Boreal owl


The boreal owl is the most common owl species in Finland, breeding in the whole country except the northernmost Lapland. The boreal owl prefers dense coniferous forests, but accepts also older, mixed forest areas as its habitat. The boreal owl most often nests in a hole previously occupied by a black woodpecker, but as modern forestry decreases the number of suitable nesting trees, it also accepts nest boxes. Male boreal owls are relatively non-migratory, but females travel on a wider area searching for food. The boreal owl feeds mostly on small rodents, but eats also other small mammals, as well as birds, especially during the winter. The boreal owl is largely nocturnal in its habits, but is forced to hunt during daylight in the northernmost parts of its range, because of the very short nights in the summer.


The boreal owl is a protected species in nature conservation areas in Finland.


On an unsuccessful vole population year, in addition to the young boreal owls, also the female boreal owls migrate to better vole pastures in search of nutrition. The boreal owl may also switch from hunting the hiding small mammals from under the snow, into hunting the more visible flying creatures, namely birds.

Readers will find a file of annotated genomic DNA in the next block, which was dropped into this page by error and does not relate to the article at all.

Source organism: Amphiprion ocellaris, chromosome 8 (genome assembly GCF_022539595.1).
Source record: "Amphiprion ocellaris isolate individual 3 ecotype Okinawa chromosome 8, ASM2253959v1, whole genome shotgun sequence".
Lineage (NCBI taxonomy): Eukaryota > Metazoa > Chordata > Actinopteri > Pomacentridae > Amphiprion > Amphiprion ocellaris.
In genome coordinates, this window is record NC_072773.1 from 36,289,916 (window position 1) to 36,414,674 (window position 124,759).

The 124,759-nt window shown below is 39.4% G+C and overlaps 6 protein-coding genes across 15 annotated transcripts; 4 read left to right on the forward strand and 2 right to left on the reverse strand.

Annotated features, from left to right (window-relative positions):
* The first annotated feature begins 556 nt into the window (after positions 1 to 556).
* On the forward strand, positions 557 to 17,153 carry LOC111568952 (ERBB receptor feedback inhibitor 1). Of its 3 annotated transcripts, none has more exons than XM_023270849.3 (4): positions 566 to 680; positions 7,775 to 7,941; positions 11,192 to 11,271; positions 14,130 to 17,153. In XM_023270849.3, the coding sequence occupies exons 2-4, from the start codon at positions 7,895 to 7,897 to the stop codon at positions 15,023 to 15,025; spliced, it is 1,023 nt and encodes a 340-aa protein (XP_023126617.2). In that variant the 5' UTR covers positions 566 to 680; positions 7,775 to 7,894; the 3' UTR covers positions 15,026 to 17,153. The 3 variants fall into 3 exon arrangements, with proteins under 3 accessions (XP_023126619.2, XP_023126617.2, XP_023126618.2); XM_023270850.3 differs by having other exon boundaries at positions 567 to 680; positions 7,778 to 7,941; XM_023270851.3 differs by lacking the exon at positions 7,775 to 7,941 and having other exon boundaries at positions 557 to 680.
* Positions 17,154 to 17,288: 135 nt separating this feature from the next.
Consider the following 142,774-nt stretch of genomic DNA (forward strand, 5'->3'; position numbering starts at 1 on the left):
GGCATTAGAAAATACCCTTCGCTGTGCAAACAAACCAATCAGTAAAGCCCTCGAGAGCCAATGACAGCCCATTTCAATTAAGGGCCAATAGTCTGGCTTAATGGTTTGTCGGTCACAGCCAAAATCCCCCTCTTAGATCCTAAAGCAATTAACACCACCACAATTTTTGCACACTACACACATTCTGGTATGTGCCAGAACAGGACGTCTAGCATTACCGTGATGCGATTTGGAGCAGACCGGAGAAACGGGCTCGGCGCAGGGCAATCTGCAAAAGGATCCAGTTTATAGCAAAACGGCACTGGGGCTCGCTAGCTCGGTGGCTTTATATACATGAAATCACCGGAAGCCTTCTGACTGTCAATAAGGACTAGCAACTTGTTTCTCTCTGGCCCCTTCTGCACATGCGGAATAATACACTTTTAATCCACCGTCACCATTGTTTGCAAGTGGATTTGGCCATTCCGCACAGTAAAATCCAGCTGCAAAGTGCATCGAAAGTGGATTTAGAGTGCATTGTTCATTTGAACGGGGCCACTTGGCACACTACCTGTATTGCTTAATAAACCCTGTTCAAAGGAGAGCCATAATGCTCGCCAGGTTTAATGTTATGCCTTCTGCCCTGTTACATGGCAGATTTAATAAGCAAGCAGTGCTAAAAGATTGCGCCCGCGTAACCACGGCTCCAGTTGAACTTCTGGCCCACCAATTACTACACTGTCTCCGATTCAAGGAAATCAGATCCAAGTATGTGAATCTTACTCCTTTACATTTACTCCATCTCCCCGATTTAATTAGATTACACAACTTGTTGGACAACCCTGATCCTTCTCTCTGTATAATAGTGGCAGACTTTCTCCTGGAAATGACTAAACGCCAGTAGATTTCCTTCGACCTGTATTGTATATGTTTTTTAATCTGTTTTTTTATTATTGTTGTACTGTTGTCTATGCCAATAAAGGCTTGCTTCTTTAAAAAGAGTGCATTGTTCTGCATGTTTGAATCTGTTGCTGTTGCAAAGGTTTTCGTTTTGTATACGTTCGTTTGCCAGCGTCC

Boreal owl

Aegolius funereus



SIZE: 90–220 g, wingspan: 55-60cm, females larger than males.

BREEDING: Female boreal owl lays 4-6 eggs in March-April, incubation period 26-27 days and nights.

LIFESPAN: According to ringing data, the oldest boreal owl has lived to 11 years of age. The oldest boreal owl of RanuaZoo lived to be over 15 years of age.

Did you know that you can easily detect a boreal owl during its mating season in February-April by the sound of its voice? The male boreal owl entices the females, and declares the boundaries of its territory to other male boreal owls, by hooting tirelessly from early evening into late at night: ”pu-pu-pu-pu-pu,” can be heard to a distance of even 2 km on a quiet spring evening.